As a result of state funding dollars becoming more scarce, there is greater scrutiny of how those public dollars are being spent at all levels. In the United States, one mechanism in place to ensure accountability is regional accreditation. In order for a college degree to be meaningful, a regionally accredited institution must award the degree. This regional accreditation ensures that the degrees granted meet recognized standards and represent a level of rigor in the program of study. There are five regional accrediting bodies in the United States: the Higher Learning Commission of the North Central Association of Schools and Colleges (HLC), The Southern Association of Schools (SACS), Middle States Commission on Higher Education (MSCHE), New England Association of Schools and Colleges Commission on Institutions of

Higher Education (NEASC-CIHE), and Western Association of Schools and Colleges Accrediting Commission for Senior Colleges and Universities (WASC-ACSCU). The federal government through the Council for Higher Education Accreditation (CHEA) must approve these regional accreditors.

For the purposes of this paper, the standards of the Higher Learning Commission (HLC) will be the focus of the discussion, though similar standards are emphasized by all of the regional accreditors. Outside influences such as the federal and state governments, media agencies and the general public are making demands on higher education to ensure that funding is well spent; however, the definition of quality becomes clouded by perceptions of relevance and the pragmatics of a college degree in a competitive job market (Eaton, 2010).

The demands for greater productivity and data driven assessments are evident in the scrutiny of higher education institutions. How can we demonstrate that our graduates know what is needed to be successful in their professional and personal lives? The Association of American Colleges and Universities (AACU) has fostered a dialogue of universities and colleges across the country to develop the Liberal Education and America's Promise (LEAP) which champions the benefits of a liberal education that focuses on preparing students for an active professional, personal, and civic life. There are four areas that comprise this initiative: 1) Essential Learning Outcomes, 2) High Impact Educational Practices, 3) Authentic Assessments and 4) Inclusive Excellence. Through LEAP, students are expected to acquire professional, civic, and multicultural knowledge; intellectual and practical skills, and civic and intercultural knowledge. Students must also be able to demonstrate their knowledge and skills through authentic assessments focusing on real world complex problems and challenges (Association of American Colleges and Universities, 2005).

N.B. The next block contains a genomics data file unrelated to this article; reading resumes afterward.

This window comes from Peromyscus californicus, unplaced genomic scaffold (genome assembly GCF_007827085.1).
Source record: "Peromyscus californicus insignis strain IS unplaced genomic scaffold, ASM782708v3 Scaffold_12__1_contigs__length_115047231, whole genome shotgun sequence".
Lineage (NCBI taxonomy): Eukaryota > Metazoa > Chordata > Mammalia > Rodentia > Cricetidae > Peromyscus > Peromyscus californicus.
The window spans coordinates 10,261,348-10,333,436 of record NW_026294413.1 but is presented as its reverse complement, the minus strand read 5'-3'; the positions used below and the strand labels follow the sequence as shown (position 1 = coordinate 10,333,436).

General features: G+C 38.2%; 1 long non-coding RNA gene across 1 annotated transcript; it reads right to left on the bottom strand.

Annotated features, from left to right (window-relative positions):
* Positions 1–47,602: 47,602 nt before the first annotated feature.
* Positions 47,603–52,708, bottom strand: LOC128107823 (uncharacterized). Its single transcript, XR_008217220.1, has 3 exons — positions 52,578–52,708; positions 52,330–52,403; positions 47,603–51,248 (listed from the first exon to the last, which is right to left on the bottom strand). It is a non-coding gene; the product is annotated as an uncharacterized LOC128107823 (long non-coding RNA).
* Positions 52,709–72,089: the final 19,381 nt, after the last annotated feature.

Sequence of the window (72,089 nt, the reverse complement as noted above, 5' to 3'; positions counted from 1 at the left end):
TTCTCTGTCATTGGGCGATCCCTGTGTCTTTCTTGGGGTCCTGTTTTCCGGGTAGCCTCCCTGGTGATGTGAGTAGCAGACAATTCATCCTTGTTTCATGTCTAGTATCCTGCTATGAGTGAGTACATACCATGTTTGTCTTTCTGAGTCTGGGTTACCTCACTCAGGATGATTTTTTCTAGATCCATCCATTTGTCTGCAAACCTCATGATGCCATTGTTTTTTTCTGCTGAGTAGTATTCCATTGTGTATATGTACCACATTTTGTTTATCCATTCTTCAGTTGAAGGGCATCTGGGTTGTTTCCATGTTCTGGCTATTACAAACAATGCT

A college degree opens doors for individuals in the job market; however, a college education has to be more than simple job preparation. It is undeniable that programs of study must provide graduates with the knowledge, skills and professional dispositions to be effective in a global and competitive economy. However, the more valuable component of higher education is the goal of creating resilient and flexible learners who can easily adapt to intellectual and creative demands of a fluctuating job market and economy. The cognitive and technological demands of the student's life and career will evolve over the coming decades. In the last three decades alone, the increased and expanded use of the Internet, social media, tablet computers, SMARTPhones, and other digital devices have changed drastically the way we obtain, utilize, and create information. Learners must be equipped to move effortlessly from one medium to another as well as be able to synthesize and evaluate the information that bombards them through these media.